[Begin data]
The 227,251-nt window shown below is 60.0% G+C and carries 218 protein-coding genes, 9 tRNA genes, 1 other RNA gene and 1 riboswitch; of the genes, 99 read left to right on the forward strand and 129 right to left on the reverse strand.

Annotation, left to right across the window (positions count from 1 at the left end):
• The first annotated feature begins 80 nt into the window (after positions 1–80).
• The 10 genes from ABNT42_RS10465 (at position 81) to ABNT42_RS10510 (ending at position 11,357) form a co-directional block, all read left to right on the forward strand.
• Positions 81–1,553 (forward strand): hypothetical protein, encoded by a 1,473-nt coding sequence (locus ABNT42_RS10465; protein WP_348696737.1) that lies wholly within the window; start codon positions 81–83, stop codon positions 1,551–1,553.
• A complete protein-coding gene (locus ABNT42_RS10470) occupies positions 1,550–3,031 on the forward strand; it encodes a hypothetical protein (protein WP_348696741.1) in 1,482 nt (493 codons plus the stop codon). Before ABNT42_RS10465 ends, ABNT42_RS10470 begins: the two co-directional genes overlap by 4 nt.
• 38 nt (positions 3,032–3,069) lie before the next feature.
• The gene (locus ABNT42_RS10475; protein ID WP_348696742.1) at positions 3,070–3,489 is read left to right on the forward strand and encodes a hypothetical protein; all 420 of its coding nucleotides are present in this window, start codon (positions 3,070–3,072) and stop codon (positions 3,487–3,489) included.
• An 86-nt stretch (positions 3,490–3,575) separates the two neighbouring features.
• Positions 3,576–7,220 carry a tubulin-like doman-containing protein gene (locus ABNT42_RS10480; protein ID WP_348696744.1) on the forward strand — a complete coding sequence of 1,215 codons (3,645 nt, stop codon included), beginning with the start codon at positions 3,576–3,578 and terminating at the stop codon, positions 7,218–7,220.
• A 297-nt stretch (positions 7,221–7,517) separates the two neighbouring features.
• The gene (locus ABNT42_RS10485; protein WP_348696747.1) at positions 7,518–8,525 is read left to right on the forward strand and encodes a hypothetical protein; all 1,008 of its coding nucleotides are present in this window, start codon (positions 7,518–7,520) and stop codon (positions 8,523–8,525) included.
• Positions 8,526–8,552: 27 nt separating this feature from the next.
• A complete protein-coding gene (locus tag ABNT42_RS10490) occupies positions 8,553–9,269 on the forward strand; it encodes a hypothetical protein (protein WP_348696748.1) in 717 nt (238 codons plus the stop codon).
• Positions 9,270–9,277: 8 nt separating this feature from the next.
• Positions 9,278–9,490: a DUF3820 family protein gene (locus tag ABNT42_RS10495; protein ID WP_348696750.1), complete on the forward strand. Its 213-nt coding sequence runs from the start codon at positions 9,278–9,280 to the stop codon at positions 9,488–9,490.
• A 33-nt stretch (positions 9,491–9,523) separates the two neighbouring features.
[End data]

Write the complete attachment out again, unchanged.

The 227,251-nt window shown below is 60.0% G+C and carries 218 protein-coding genes, 9 tRNA genes, 1 other RNA gene and 1 riboswitch; of the genes, 99 read left to right on the forward strand and 129 right to left on the reverse strand.

Annotation, left to right across the window (positions count from 1 at the left end):
• The first annotated feature begins 80 nt into the window (after positions 1–80).
• The 10 genes from ABNT42_RS10465 (at position 81) to ABNT42_RS10510 (ending at position 11,357) form a co-directional block, all read left to right on the forward strand.
• Positions 81–1,553 (forward strand): hypothetical protein, encoded by a 1,473-nt coding sequence (locus ABNT42_RS10465; protein WP_348696737.1) that lies wholly within the window; start codon positions 81–83, stop codon positions 1,551–1,553.
• A complete protein-coding gene (locus ABNT42_RS10470) occupies positions 1,550–3,031 on the forward strand; it encodes a hypothetical protein (protein WP_348696741.1) in 1,482 nt (493 codons plus the stop codon). Before ABNT42_RS10465 ends, ABNT42_RS10470 begins: the two co-directional genes overlap by 4 nt.
• 38 nt (positions 3,032–3,069) lie before the next feature.
• The gene (locus ABNT42_RS10475; protein ID WP_348696742.1) at positions 3,070–3,489 is read left to right on the forward strand and encodes a hypothetical protein; all 420 of its coding nucleotides are present in this window, start codon (positions 3,070–3,072) and stop codon (positions 3,487–3,489) included.
• An 86-nt stretch (positions 3,490–3,575) separates the two neighbouring features.
• Positions 3,576–7,220 carry a tubulin-like doman-containing protein gene (locus ABNT42_RS10480; protein ID WP_348696744.1) on the forward strand — a complete coding sequence of 1,215 codons (3,645 nt, stop codon included), beginning with the start codon at positions 3,576–3,578 and terminating at the stop codon, positions 7,218–7,220.
• A 297-nt stretch (positions 7,221–7,517) separates the two neighbouring features.
• The gene (locus ABNT42_RS10485; protein WP_348696747.1) at positions 7,518–8,525 is read left to right on the forward strand and encodes a hypothetical protein; all 1,008 of its coding nucleotides are present in this window, start codon (positions 7,518–7,520) and stop codon (positions 8,523–8,525) included.
• Positions 8,526–8,552: 27 nt separating this feature from the next.
• A complete protein-coding gene (locus tag ABNT42_RS10490) occupies positions 8,553–9,269 on the forward strand; it encodes a hypothetical protein (protein WP_348696748.1) in 717 nt (238 codons plus the stop codon).
• Positions 9,270–9,277: 8 nt separating this feature from the next.
• Positions 9,278–9,490: a DUF3820 family protein gene (locus tag ABNT42_RS10495; protein ID WP_348696750.1), complete on the forward strand. Its 213-nt coding sequence runs from the start codon at positions 9,278–9,280 to the stop codon at positions 9,488–9,490.
• A 33-nt stretch (positions 9,491–9,523) separates the two neighbouring features.